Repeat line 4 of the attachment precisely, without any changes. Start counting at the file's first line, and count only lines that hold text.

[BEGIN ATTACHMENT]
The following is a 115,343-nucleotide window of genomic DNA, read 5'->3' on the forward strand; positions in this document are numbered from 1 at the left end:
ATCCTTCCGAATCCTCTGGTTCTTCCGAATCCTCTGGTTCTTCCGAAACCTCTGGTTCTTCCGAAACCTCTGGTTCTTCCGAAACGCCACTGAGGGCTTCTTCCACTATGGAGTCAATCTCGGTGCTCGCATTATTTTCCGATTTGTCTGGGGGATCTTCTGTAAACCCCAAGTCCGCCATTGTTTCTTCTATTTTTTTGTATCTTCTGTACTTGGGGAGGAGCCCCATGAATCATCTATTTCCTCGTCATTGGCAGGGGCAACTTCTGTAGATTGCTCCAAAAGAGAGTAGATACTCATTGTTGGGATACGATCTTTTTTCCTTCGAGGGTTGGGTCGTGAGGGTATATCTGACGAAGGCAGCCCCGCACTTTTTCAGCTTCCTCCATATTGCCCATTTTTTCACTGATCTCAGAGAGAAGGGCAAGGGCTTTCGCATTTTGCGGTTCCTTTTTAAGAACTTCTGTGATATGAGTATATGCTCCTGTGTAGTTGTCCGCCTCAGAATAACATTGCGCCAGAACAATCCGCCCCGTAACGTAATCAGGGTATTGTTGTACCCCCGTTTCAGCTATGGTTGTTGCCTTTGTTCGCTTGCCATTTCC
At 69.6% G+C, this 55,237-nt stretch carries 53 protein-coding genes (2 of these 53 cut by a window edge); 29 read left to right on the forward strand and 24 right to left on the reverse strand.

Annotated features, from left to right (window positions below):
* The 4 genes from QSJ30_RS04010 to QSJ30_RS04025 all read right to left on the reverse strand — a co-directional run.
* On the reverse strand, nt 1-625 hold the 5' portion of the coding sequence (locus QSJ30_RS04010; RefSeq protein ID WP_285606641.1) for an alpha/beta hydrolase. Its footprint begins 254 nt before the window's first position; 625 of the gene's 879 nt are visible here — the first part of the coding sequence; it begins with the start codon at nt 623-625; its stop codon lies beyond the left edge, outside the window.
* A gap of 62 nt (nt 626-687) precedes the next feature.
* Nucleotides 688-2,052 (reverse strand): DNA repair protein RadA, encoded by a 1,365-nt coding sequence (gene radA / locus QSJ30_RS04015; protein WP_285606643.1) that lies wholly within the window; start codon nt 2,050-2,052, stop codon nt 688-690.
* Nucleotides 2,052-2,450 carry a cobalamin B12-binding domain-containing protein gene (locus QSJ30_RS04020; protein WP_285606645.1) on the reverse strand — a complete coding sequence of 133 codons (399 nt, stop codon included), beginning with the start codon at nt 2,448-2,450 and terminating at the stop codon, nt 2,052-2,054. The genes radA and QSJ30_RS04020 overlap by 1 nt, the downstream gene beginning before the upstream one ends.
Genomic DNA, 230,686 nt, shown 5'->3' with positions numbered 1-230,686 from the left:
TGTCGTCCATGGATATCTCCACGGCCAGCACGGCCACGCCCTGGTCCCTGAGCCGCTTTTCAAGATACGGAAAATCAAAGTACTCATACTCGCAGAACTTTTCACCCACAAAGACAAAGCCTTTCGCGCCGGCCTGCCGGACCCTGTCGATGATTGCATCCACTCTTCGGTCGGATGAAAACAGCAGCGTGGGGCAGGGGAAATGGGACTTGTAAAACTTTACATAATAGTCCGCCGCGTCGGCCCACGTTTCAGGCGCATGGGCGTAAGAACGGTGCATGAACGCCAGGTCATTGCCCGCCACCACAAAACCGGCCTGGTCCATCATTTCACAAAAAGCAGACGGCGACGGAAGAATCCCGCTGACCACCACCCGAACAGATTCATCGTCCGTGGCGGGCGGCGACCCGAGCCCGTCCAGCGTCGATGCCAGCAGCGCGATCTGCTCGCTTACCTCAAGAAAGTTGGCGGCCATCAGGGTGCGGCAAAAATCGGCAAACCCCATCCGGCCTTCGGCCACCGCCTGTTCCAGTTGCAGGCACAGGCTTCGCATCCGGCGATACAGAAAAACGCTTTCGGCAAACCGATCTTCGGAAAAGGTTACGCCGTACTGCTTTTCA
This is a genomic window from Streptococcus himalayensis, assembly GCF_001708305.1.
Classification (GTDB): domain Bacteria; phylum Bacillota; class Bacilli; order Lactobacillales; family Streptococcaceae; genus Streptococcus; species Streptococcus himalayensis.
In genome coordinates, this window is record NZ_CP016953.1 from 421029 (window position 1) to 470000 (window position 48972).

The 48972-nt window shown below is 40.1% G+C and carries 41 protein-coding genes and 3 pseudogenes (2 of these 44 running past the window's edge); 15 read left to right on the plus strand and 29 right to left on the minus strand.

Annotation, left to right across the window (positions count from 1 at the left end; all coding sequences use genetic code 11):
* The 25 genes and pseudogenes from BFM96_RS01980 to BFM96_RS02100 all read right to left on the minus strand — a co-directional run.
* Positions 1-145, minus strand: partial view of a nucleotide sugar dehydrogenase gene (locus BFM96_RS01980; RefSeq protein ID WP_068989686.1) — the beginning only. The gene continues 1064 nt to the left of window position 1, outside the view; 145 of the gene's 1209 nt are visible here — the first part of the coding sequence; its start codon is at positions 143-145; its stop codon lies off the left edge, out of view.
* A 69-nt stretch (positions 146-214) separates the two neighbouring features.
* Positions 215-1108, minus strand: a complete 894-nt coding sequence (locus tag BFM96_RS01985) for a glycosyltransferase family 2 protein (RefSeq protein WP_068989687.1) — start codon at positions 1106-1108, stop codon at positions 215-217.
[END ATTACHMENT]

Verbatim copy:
Annotated features, from left to right (window positions below):